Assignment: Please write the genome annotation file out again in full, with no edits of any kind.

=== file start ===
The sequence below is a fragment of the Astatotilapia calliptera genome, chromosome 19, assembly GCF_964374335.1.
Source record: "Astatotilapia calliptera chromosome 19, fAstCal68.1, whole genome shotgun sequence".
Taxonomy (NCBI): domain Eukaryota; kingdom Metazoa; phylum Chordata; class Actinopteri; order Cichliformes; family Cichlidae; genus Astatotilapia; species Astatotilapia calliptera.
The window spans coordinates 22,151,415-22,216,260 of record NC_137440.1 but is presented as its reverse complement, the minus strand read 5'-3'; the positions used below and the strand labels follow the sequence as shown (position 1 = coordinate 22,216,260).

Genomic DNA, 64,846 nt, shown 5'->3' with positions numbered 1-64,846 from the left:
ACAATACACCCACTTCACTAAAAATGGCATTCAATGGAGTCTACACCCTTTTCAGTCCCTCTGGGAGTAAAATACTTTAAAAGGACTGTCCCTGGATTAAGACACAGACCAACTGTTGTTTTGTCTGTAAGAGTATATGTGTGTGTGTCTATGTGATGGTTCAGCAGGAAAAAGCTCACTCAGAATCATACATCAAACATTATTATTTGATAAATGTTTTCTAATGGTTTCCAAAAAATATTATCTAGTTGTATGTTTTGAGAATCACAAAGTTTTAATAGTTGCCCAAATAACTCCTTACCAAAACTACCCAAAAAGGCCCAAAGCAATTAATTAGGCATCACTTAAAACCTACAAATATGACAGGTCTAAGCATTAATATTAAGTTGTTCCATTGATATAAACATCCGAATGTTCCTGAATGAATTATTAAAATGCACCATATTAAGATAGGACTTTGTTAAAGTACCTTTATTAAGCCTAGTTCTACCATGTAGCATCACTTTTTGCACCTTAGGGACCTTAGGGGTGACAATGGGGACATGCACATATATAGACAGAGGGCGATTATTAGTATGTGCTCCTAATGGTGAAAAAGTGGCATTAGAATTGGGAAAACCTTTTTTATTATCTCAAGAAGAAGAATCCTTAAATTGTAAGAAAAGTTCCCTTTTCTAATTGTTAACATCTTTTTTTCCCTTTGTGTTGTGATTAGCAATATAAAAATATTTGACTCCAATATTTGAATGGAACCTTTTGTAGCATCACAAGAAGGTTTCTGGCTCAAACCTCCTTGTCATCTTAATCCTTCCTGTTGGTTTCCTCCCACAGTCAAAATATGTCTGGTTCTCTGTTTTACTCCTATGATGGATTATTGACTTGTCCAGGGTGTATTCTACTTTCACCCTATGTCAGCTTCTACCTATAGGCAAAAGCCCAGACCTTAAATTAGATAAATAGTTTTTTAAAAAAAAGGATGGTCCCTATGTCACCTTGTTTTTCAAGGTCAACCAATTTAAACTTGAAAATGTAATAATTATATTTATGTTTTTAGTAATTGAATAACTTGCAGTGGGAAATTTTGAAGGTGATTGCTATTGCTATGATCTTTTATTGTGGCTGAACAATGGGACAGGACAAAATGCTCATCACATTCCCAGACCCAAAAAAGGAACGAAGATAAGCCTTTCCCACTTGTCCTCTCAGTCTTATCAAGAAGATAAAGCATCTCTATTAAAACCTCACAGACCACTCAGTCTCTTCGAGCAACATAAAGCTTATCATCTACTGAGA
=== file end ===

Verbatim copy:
The sequence below is a fragment of the Astatotilapia calliptera genome, chromosome 19, assembly GCF_964374335.1.
Source record: "Astatotilapia calliptera chromosome 19, fAstCal68.1, whole genome shotgun sequence".
Taxonomy (NCBI): domain Eukaryota; kingdom Metazoa; phylum Chordata; class Actinopteri; order Cichliformes; family Cichlidae; genus Astatotilapia; species Astatotilapia calliptera.
The window spans coordinates 22,151,415-22,216,260 of record NC_137440.1 but is presented as its reverse complement, the minus strand read 5'-3'; the positions used below and the strand labels follow the sequence as shown (position 1 = coordinate 22,216,260).

Genomic DNA, 64,846 nt, shown 5'->3' with positions numbered 1-64,846 from the left:
ACAATACACCCACTTCACTAAAAATGGCATTCAATGGAGTCTACACCCTTTTCAGTCCCTCTGGGAGTAAAATACTTTAAAAGGACTGTCCCTGGATTAAGACACAGACCAACTGTTGTTTTGTCTGTAAGAGTATATGTGTGTGTGTCTATGTGATGGTTCAGCAGGAAAAAGCTCACTCAGAATCATACATCAAACATTATTATTTGATAAATGTTTTCTAATGGTTTCCAAAAAATATTATCTAGTTGTATGTTTTGAGAATCACAAAGTTTTAATAGTTGCCCAAATAACTCCTTACCAAAACTACCCAAAAAGGCCCAAAGCAATTAATTAGGCATCACTTAAAACCTACAAATATGACAGGTCTAAGCATTAATATTAAGTTGTTCCATTGATATAAACATCCGAATGTTCCTGAATGAATTATTAAAATGCACCATATTAAGATAGGACTTTGTTAAAGTACCTTTATTAAGCCTAGTTCTACCATGTAGCATCACTTTTTGCACCTTAGGGACCTTAGGGGTGACAATGGGGACATGCACATATATAGACAGAGGGCGATTATTAGTATGTGCTCCTAATGGTGAAAAAGTGGCATTAGAATTGGGAAAACCTTTTTTATTATCTCAAGAAGAAGAATCCTTAAATTGTAAGAAAAGTTCCCTTTTCTAATTGTTAACATCTTTTTTTCCCTTTGTGTTGTGATTAGCAATATAAAAATATTTGACTCCAATATTTGAATGGAACCTTTTGTAGCATCACAAGAAGGTTTCTGGCTCAAACCTCCTTGTCATCTTAATCCTTCCTGTTGGTTTCCTCCCACAGTCAAAATATGTCTGGTTCTCTGTTTTACTCCTATGATGGATTATTGACTTGTCCAGGGTGTATTCTACTTTCACCCTATGTCAGCTTCTACCTATAGGCAAAAGCCCAGACCTTAAATTAGATAAATAGTTTTTTAAAAAAAAGGATGGTCCCTATGTCACCTTGTTTTTCAAGGTCAACCAATTTAAACTTGAAAATGTAATAATTATATTTATGTTTTTAGTAATTGAATAACTTGCAGTGGGAAATTTTGAAGGTGATTGCTATTGCTATGATCTTTTATTGTGGCTGAACAATGGGACAGGACAAAATGCTCATCACATTCCCAGACCCAAAAAAGGAACGAAGATAAGCCTTTCCCACTTGTCCTCTCAGTCTTATCAAGAAGATAAAGCATCTCTATTAAAACCTCACAGACCACTCAGTCTCTTCGAGCAACATAAAGCTTATCATCTACTGAGA